In 2020, the CARES Act allowed individuals to withdraw up to $100,000 to cover COVID-related costs without the 10% early withdrawal penalty. The act also allowed individuals to make tax payments over a period of three years. 

How to avail hardship withdrawals from 401(k)?

  1. Talk to your plan sponsor
    Your plan sponsorcould be a human resources representative at your company or a financial advisor assigned to the plan. You can contact them to find out if you are eligible and provide the paperwork needed for a hardship withdrawal.

  2. Provide proof of hardship
    In some cases, your 401(k) plan provider might ask for proof of hardship, which can include financial statements, a notarized statement from an accountant, or an eviction notice.
  3. Get approved for the withdrawal
    Once your documents are verified, your plan administrator will give you the approval to make a hardship withdrawal. 

Things You Should Know About Hardship Withdrawal

Before you decide to make a hardship withdrawal, there are a few things you need to consider:

  • You lose protection from creditors:
    Your 401(k) money is protected from creditors and bankruptcy. If you are having a financial hardship, and are close to filing for bankruptcy, don’t cash out your 401(k). Your creditor cannot seize the money in your 401(k). In this case, it’s better to borrow money from other alternatives than make a hardship withdrawal.

  • You can continue making contributions to your 401(k) after a hardship withdrawal.
    Prior laws didn’t allow you to make contributions to your 410(k) for six months if you had made a 401(k) hardship withdrawal. Since January 1, 2020, this six-month pause has been eliminated. Although you are not allowed to repay the withdrawal amount, you can continue contributing up to its maximum 401(k) allowable contribution limit for the year.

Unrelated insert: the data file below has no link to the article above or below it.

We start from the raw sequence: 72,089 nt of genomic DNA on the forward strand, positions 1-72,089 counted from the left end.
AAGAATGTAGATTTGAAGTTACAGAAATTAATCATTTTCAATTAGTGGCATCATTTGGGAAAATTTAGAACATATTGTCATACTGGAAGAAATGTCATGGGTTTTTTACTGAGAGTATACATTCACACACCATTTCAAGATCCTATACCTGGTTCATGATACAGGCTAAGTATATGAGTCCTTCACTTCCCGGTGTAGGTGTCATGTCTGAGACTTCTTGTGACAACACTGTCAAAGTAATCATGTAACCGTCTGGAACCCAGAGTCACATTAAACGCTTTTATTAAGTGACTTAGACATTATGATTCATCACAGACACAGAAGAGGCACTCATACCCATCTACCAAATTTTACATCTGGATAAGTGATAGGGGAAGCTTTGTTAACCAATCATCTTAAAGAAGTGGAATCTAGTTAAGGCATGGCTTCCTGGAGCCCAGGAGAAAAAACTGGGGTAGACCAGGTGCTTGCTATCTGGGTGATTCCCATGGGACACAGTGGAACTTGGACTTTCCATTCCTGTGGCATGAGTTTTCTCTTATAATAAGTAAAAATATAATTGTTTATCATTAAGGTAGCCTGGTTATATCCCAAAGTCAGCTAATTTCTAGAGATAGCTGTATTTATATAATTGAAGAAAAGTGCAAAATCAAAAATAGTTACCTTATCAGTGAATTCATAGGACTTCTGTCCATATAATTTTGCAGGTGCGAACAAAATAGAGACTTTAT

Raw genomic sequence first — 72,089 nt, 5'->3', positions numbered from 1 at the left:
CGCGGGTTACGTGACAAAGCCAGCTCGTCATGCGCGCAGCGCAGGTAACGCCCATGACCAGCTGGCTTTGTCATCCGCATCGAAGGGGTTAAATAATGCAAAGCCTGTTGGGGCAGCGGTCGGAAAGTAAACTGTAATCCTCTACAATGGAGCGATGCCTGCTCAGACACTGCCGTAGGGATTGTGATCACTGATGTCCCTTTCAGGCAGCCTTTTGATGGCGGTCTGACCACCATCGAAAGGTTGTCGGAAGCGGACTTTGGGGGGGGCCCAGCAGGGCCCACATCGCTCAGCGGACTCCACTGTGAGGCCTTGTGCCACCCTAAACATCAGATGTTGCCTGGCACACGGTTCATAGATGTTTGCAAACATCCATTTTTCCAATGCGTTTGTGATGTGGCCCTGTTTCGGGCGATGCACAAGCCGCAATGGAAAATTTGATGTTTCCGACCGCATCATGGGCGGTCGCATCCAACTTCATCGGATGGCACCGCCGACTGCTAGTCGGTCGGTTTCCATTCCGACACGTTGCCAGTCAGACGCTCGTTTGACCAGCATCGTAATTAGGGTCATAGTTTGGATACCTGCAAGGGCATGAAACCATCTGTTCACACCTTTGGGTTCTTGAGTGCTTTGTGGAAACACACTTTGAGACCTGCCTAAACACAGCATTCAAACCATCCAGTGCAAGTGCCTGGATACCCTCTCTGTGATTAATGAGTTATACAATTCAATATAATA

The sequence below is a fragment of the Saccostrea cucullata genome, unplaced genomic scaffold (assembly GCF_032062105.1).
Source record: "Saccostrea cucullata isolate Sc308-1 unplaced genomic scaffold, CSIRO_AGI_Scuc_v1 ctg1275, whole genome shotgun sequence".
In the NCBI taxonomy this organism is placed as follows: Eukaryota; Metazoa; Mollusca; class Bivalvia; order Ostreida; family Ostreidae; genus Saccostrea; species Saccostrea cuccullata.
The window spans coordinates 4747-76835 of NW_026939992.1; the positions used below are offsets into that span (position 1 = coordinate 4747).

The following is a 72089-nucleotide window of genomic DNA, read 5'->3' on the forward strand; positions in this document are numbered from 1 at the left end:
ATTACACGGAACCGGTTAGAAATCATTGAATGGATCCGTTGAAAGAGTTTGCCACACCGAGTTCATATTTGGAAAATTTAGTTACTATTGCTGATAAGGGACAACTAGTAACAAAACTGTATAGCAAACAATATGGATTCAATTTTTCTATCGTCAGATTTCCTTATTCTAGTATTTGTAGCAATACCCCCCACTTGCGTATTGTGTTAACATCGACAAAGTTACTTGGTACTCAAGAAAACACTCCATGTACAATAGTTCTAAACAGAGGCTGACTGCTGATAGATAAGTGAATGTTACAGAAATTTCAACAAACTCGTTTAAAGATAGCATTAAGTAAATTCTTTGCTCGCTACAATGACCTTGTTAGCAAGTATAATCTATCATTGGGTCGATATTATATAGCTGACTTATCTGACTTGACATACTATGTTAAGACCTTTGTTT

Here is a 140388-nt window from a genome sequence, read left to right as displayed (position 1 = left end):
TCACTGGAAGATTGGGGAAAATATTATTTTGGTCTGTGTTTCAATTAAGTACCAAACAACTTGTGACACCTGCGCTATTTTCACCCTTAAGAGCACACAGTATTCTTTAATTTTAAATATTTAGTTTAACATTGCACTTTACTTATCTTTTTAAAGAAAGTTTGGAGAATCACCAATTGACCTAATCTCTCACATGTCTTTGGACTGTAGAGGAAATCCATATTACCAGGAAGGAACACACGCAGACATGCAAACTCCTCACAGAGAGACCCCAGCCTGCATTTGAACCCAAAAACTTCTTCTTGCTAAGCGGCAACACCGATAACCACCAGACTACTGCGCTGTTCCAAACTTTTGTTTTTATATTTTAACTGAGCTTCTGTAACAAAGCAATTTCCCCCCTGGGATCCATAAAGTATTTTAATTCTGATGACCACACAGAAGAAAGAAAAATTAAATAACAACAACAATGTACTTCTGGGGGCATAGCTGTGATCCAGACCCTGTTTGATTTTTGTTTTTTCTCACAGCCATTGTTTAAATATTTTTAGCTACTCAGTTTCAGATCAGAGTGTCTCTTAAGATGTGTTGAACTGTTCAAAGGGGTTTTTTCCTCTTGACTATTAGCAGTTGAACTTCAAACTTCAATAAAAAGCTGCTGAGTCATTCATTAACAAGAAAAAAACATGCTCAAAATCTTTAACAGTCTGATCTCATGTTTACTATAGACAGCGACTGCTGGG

• It’s a loss to your retirement goals.
    Since the amount withdrawn during a hardship withdrawal cannot be repaid to the account, you lose out on the saved amount and the associated interest that would have been accumulated over the years had you left the amount in the account.
  • You cannot make hardship withdrawals from IRAs – at least not how it is done with a 401(k).
    With an IRA, you can withdraw money any time, but you’ll have to pay a 10% penalty if you are not 59½ or above. However, there is an exception. You can withdraw money from your IRA to buy your first home or for certain educational expenses. 

Alternative to a 401(k) Hardship Withdrawal – 401(k) Loan

Depending upon your financial situation and the nature of your need, you may prefer taking a 401(k) loan than taking a hardship withdrawal from your 401(k) plan: 

If your plan allows it, a 401(k) loan might be a more desirable alternative than a hardship withdrawal. If you take a 401(k) loan, you have to return the amount along with interest to the account. There is no tax implication if you repay the amount in full within the specified timeframe. If you leave your job before paying off your 401(k) loan, the loan balance is considered as a withdrawal that attracts tax and a 10% penalty if you are not age 59½ and above.

The Bottom Line

If you have to use your retirement saving before age 59½, a 401(k) loan might be a sensible option. But if your plan doesn’t allow borrowing, a hardship withdrawal can be a possibility. However, proceed with it only after understanding its underlying implications.